Rooks County, Kansas

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Rooks County, Kansas
County
Rooks County, Kansas courthouse from NE 1.JPG
Rooks County courthouse in Stockton
Map of Kansas highlighting Rooks County
Location in the U.S. state of Kansas
Map of the United States highlighting Kansas
Kansas's location in the U.S.
Founded February 26, 1867
Named for John C. Rooks
Seat Stockton
Largest city Plainville
Area
 • Total 895 sq mi (2,318 km2)
 • Land 891 sq mi (2,308 km2)
 • Water 4.6 sq mi (12 km2), 0.5%
Population (est.)
 • (2016) 5,076
 • Density 5.8/sq mi (2.2/km2)
Congressional district 1st
Time zone Central: UTC−6/−5
Website RooksCounty.net

Rooks County (standard abbreviation: RO) is a county located in the U.S. state of Kansas. As of the 2010 census, the county population was 5,181.[1] The county seat is Stockton,[2] and the largest city is Plainville. The county was named for Private John C. Rooks of the 11th Kansas Infantry who died at the Battle of Prairie Grove near Fayetteville, Arkansas, during the Civil War.[3]

History[edit]

Early history[edit]

For many millennia, the Great Plains of North America was inhabited by nomadic Native Americans. From the 16th century to 18th century, the Kingdom of France claimed ownership of large parts of North America. In 1762, after the French and Indian War, France secretly ceded New France to Spain, per the Treaty of Fontainebleau.

19th century[edit]

In 1802, Spain returned most of the land to France, but keeping title to about 7,500 square miles. In 1803, most of the land for modern day Kansas was acquired by the United States from France as part of the 828,000 square mile Louisiana Purchase for 2.83 cents per acre.

In 1854, the Kansas Territory was organized, then in 1861 Kansas became the 34th U.S. state. In 1867, Rooks County was established.

In 1881, the first county courthouse was built in Stockton. The county jail was built nearby from cottonwood logs strengthened by tons of iron.[4]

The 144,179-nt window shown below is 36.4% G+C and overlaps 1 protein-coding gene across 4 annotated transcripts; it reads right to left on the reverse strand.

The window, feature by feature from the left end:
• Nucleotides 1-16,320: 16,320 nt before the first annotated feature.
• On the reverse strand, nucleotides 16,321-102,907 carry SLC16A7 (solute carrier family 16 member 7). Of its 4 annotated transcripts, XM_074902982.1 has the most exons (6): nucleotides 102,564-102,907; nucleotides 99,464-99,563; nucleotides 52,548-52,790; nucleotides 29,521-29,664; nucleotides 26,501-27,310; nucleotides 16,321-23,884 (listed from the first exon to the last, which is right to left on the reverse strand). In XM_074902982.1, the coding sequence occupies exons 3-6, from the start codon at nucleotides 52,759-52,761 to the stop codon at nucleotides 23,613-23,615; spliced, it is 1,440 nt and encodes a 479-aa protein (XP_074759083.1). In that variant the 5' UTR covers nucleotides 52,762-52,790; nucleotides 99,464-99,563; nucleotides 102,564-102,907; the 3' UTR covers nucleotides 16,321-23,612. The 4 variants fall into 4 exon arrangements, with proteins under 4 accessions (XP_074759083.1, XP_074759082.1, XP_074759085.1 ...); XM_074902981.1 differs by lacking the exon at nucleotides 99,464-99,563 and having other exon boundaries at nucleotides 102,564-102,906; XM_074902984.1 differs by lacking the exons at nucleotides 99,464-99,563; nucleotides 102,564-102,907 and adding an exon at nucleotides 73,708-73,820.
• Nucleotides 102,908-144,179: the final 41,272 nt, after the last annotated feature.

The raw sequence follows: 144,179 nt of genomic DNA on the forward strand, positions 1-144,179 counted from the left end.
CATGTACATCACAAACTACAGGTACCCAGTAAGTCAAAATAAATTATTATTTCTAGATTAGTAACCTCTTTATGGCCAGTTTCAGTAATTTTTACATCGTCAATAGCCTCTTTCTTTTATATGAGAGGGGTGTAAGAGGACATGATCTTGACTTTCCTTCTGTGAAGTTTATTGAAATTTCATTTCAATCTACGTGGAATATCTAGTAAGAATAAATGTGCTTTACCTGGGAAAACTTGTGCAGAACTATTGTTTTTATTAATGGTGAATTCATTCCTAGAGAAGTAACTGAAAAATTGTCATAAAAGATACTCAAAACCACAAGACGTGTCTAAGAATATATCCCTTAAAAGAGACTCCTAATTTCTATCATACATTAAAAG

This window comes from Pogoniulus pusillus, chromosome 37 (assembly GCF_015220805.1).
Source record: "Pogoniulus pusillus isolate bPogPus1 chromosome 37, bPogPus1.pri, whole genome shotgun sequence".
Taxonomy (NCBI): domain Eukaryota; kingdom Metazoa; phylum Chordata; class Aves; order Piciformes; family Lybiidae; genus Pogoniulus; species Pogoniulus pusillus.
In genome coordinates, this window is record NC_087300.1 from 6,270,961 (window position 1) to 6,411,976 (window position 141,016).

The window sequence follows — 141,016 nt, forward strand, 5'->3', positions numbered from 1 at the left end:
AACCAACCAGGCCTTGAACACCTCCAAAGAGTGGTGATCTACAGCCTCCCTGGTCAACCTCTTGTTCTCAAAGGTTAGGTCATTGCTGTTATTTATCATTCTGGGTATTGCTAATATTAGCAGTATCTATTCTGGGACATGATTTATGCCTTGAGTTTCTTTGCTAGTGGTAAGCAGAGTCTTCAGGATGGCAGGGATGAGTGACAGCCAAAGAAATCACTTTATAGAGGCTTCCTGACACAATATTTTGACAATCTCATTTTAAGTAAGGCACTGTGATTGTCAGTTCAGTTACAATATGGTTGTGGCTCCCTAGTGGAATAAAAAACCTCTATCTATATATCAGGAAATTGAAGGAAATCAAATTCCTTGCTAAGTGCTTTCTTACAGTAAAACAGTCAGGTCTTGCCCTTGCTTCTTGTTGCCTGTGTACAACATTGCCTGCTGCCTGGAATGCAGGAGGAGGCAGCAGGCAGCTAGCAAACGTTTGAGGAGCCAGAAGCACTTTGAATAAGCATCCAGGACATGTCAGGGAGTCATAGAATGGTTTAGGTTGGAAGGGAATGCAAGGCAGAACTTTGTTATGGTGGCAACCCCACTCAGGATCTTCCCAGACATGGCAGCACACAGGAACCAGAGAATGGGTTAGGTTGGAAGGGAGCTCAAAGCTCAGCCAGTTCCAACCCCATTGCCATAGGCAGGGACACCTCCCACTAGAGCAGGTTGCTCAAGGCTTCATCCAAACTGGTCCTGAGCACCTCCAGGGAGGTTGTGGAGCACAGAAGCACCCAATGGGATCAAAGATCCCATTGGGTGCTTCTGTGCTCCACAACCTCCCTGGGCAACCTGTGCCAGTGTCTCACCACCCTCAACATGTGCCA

20th century[edit]

In 1923, a new courthouse opened in Stockton. The Rooks County Courthouse was added to the National Register of Historical Places in 2002.

Geography[edit]

According to the U.S. Census Bureau, the county has a total area of 895 square miles (2,320 km2), of which 891 square miles (2,310 km2) is land and 4.6 square miles (12 km2) (0.5%) is water.[5]

Adjacent counties[edit]

Demographics[edit]

Historical population
Census Pop.
18808,112
18908,018−1.2%
19007,960−0.7%
191011,28241.7%
19209,966−11.7%
19309,534−4.3%
19408,497−10.9%
19509,0436.4%
19609,7347.6%
19707,628−21.6%
19807,006−8.2%
19906,039−13.8%
20005,685−5.9%
20105,181−8.9%
Est. 20165,076[6]−2.0%
U.S. Decennial Census[7]
1790-1960[8] 1900-1990[9]
1990-2000[10] 2010-2016[1]
Age pyramid

As of the census[11] of 2000, there were 5,685 people, 2,362 households, and 1,556 families residing in the county. The population density was 6 people per square mile (2/km²). There were 2,758 housing units at an average density of 3 per square mile (1/km²). The racial makeup of the county was 97.13% White, 1.13% Black or African American, 0.42% Native American, 0.19% Asian, 0.02% Pacific Islander, 0.37% from other races, and 0.74% from two or more races. 1.06% of the population were Hispanic or Latino of any race.

There were 2,362 households out of which 29.10% had children under the age of 18 living with them, 55.40% were married couples living together, 7.20% had a female householder with no husband present, and 34.10% were non-families. 31.80% of all households were made up of individuals and 18.50% had someone living alone who was 65 years of age or older. The average household size was 2.32 and the average family size was 2.93.

In the county, the population was spread out with 25.20% under the age of 18, 6.40% from 18 to 24, 25.50% from 25 to 44, 21.50% from 45 to 64, and 21.50% who were 65 years of age or older. The median age was 40 years. For every 100 females there were 98.10 males. For every 100 females age 18 and over, there were 94.30 males.

The median income for a household in the county was $30,457, and the median income for a family was $36,931. Males had a median income of $26,794 versus $18,389 for females. The per capita income for the county was $15,588. About 7.30% of families and 9.80% of the population were below the poverty line, including 9.70% of those under age 18 and 7.40% of those age 65 or over.

Government[edit]

Presidential elections[edit]

Presidential Elections Results
Presidential Elections Results[12]
Year Republican Democratic Third Parties
2016 84.0% 2,031 11.4% 275 4.7% 113
2012 82.9% 2,038 14.7% 361 2.5% 61
2008 79.9% 2,068 18.1% 468 2.0% 52
2004 78.3% 2,121 19.7% 534 2.0% 55
2000 72.7% 2,016 21.5% 597 5.8% 162
1996 66.9% 1,864 23.3% 650 9.8% 273
1992 40.4% 1,249 25.0% 771 34.6% 1,070
1988 64.5% 1,938 33.7% 1,012 1.9% 57
1984 77.8% 2,604 20.9% 699 1.4% 46
1980 71.4% 2,275 22.8% 725 5.9% 187
1976 53.0% 1,664 45.0% 1,412 1.9% 61
1972 71.7% 2,457 26.4% 904 1.9% 64